A monthly look at some of the hits and misses in the packaging world from the viewpoint of Joe Public, Canadian Packaging magazine’s revolving columnists.
October 21, 2015
by Paul Pethick
I consider myself to be a fairly simple man who enjoys the everyday convenience of a wide variety of food products—sourced locally and worldwide—conveniently packaged to stay fresh until required. Be it my favorite Thai dish, shipped in a can and all ready to heat and serve, or my box of snack-pack chips from Costco to give me instant gratification whenever the mood strikes, products like that make me feel like I’m the king of a single-serve world. But if I really were king, my first decree would be to do away with the single-serve coffee brewing systems like the Keurig Brewing System from Keurig Green Mountain, Inc. With its pod-like K-Cup, Keurig and other single-serve systems like it, are now ubiquitous in offices, homes sand grocery-store aisles all over the land. As I continue to resist hopping aboard the K-Cup bandwagon, I was disheartened to see the Maxwell House K-Cup brand from Kraft Foods making its grand entry into the single-serve segment this past summer.
Given some estimates that you could circle the earth more than 10 times with discarded K-Cups from last year alone, having another major brand adding to this mess hardly seems like a step in the right direction. For all the convenience of an outer peel-off plastic seal to protect the coffee pod from contact with the air, the fact that it is largely unrecyclable only compounds the non-recyclable structure of the perforated plastic K-Cup coffee pod itself. Although a recent LCA (life-cycle assessment) study from PAC, The Packaging Consortium claims that single-serve coffee actually has a smaller impact on the environment than regular drip coffee over the entire life-cycle of the product, I am more reassured by Keurig’s recent launch of the new K-Mug pod, made from recyclable polypropylene. For now, the new pod is only compatible with the newly-launched Keurig 2.0 home-brewing system, but it’s a start. And if the company delivers on its promise of making all of its single-serve offerings recyclable by 2020, I may even reconsider my normal daily practice of brewing for one from bulk.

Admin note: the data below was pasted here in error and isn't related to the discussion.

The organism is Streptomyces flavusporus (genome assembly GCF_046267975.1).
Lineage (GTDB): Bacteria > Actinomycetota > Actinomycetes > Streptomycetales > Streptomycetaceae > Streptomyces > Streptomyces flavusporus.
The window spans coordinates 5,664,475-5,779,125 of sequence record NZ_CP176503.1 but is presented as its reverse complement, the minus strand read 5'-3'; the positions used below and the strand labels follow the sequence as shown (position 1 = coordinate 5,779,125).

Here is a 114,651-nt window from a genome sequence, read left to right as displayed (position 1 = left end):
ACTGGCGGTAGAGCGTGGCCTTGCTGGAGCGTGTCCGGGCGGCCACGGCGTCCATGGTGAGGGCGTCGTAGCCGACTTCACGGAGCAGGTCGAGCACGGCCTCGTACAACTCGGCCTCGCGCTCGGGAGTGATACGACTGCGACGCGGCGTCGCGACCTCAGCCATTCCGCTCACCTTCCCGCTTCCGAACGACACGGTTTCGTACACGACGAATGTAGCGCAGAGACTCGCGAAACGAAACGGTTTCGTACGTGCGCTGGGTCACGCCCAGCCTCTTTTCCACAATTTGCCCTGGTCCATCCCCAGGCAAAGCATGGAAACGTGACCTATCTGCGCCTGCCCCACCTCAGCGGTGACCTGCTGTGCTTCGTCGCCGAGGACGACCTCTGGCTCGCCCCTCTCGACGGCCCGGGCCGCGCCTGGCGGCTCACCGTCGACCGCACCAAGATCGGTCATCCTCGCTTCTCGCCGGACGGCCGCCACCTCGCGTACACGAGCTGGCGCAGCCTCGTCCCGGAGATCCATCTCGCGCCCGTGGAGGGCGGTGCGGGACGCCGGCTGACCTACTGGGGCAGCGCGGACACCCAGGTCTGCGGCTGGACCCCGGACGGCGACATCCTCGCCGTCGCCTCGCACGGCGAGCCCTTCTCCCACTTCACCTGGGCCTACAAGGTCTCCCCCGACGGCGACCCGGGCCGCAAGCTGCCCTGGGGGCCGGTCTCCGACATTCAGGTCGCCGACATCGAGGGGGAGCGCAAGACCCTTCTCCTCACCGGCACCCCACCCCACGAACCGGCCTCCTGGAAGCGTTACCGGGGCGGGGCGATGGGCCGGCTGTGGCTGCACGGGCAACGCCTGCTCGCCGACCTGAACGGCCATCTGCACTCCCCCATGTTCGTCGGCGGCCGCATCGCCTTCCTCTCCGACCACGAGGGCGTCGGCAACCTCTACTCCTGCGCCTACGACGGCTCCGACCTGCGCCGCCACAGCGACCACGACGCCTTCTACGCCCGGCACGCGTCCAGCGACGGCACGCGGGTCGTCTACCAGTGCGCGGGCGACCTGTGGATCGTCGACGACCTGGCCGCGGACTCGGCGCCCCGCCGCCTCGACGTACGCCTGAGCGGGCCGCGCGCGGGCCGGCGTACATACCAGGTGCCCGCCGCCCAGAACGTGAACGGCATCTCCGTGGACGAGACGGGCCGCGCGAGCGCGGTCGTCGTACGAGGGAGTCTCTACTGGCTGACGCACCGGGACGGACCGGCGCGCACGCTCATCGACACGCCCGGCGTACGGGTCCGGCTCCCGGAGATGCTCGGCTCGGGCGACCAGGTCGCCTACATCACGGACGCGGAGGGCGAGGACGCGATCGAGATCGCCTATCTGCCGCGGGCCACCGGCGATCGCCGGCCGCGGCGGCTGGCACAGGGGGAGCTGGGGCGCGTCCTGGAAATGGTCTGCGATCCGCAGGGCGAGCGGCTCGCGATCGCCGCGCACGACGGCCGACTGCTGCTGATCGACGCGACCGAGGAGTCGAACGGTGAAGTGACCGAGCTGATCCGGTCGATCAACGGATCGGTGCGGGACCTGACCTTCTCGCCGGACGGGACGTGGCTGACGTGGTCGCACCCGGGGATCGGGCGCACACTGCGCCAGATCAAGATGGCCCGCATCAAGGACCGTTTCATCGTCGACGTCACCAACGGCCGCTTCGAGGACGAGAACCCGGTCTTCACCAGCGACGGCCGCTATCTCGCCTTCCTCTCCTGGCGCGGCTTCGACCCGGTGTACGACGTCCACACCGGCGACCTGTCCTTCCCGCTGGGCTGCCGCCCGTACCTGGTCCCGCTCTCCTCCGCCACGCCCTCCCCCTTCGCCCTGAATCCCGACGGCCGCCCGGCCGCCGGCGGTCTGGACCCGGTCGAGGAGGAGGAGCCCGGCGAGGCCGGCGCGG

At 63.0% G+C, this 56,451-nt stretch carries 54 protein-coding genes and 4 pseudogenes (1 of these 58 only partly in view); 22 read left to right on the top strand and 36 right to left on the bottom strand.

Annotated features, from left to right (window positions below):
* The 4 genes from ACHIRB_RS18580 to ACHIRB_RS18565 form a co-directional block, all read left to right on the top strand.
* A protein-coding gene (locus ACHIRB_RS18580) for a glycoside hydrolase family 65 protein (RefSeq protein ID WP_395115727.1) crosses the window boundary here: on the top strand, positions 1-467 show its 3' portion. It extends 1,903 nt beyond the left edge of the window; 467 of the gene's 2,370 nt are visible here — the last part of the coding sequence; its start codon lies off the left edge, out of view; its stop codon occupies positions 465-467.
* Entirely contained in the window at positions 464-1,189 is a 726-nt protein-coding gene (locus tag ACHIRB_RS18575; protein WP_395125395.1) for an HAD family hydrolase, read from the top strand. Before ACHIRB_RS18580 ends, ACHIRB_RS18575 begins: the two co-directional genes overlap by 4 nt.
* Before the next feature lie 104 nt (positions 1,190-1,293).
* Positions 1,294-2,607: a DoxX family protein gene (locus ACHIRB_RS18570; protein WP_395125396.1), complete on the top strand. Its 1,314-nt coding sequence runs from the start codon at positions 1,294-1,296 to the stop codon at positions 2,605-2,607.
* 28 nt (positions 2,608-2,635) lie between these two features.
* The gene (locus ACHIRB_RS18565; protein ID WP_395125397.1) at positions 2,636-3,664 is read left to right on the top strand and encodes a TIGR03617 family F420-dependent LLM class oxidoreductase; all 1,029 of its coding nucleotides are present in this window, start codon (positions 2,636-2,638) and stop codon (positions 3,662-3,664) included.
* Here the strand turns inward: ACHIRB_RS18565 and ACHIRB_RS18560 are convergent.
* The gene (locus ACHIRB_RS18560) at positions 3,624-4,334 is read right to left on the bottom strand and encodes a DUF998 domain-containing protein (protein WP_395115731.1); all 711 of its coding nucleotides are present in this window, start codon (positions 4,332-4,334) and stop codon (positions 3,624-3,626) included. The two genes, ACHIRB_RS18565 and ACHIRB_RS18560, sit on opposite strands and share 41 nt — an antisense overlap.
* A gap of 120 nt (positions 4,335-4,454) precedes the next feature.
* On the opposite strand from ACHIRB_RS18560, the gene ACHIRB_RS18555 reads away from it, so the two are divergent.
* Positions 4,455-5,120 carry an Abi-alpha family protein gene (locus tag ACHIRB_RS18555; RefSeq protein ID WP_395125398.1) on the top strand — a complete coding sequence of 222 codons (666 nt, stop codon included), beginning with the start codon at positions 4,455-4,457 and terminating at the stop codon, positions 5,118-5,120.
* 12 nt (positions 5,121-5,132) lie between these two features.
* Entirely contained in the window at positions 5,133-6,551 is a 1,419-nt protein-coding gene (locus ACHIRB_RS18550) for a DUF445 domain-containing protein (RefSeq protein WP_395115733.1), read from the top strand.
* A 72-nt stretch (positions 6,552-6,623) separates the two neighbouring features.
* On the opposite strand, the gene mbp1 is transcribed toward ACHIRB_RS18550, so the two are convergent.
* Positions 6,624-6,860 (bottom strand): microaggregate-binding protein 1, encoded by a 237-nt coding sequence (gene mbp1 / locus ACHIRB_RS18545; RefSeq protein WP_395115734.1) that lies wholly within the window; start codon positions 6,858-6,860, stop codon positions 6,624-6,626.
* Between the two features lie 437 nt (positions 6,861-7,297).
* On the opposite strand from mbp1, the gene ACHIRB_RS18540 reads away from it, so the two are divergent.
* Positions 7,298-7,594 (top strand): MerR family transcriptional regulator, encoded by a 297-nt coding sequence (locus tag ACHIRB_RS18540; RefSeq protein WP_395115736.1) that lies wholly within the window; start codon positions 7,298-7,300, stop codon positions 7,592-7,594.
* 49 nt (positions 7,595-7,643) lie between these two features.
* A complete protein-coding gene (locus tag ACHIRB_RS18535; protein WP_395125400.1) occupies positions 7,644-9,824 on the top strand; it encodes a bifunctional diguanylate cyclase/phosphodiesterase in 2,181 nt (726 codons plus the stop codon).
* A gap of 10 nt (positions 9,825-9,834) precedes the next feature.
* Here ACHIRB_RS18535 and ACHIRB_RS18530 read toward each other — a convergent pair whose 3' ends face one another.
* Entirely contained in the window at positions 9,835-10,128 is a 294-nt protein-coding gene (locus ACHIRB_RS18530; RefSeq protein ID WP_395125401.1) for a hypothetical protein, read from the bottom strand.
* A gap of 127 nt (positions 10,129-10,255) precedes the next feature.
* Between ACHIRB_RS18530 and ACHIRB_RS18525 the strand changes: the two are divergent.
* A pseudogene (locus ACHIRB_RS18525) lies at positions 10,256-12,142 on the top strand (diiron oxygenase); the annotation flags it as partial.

Coffee may be leading the single-serve charge, but the podification of things is rapidly accelerating across many food categories, as evidenced by the Toppers brand of flavored tuna from the Markham, Ont.-based Clover Leaf Seafoods. The 150-gram offering of tuna chunks bathed in one of four sumptuous sauces—including the tastefully spicy tikka masala—comes in a single-serving, microwaveable, pod-like container topped off with the EZ Peel foil lid. Peel it off, put the vented plastic cover back on, and in 45 seconds of microwaving on ‘high’ setting you have a very tasty and healthy protein topping to dress up your rice, pasta, baked potato or other carbs of your choice. Moreover, I feel morally reassured by the Dolphin Friendly seal on the product labeling—albeit I’m less sure the caught tuna would share that sentiment—along with the No. 5 recycling symbol noting the bowl’s compatibility with most recycling streams.
The Patak’s Original line of no-fuss Indian dishes from Lancashire, U.K.-based AB World Foods Ltd. strays away from the single-serve theme, but not by much. The brand’s Cooking Sauce For 2 – Spicy Cumin & Ginger pack offers a nice blast of heat for consumers looking for exotic flavors with minimal cooking and preparation effort. The high-impact tantalizing graphics decorating the 200-ml stand-up pouch depict a mouth-watering recipe suggestion of cooked beef cubes sitting on a bed of rice and covered with the sauce, evoking memories of the great curry houses of England. My only objection is that I don’t think the 200-ml portion size is really enough for couples who love Indian food as much as myself and missus, but that’s something I’m willing to suck up to the last drop.
Mondelez Canada Inc., was single-serving it up in style when it released its “To Go!” 334-gram package of Ritz brand crackers under the Christie product label. Containing eight individually-wrapped, 41-gram single-serve sleeves—each packing about 13 crackers per cello-packed roll—the new format provides a perfect portion size to enjoy on the go, be it served up as your kid’s school snack or as a tasty addition to your own lunch bag. Taking its “To Go” theme one step further, the Ritz brand deftly designs value-added convenience into the cardboard box itself with a perforated grab-and-go flap for easy access to the contents either laying flat, or functioning as a mini pop-can dispenser that lets the stacked rolls of crackers drop to the bottom, layer by layer, as soon as the bottom roll is removed. Remarkably, I have yet to come across a single broken cracker since discovering this little bit of inspired package design innovation at my local grocer. Way to roll with the changes, Ritz, way to go indeed!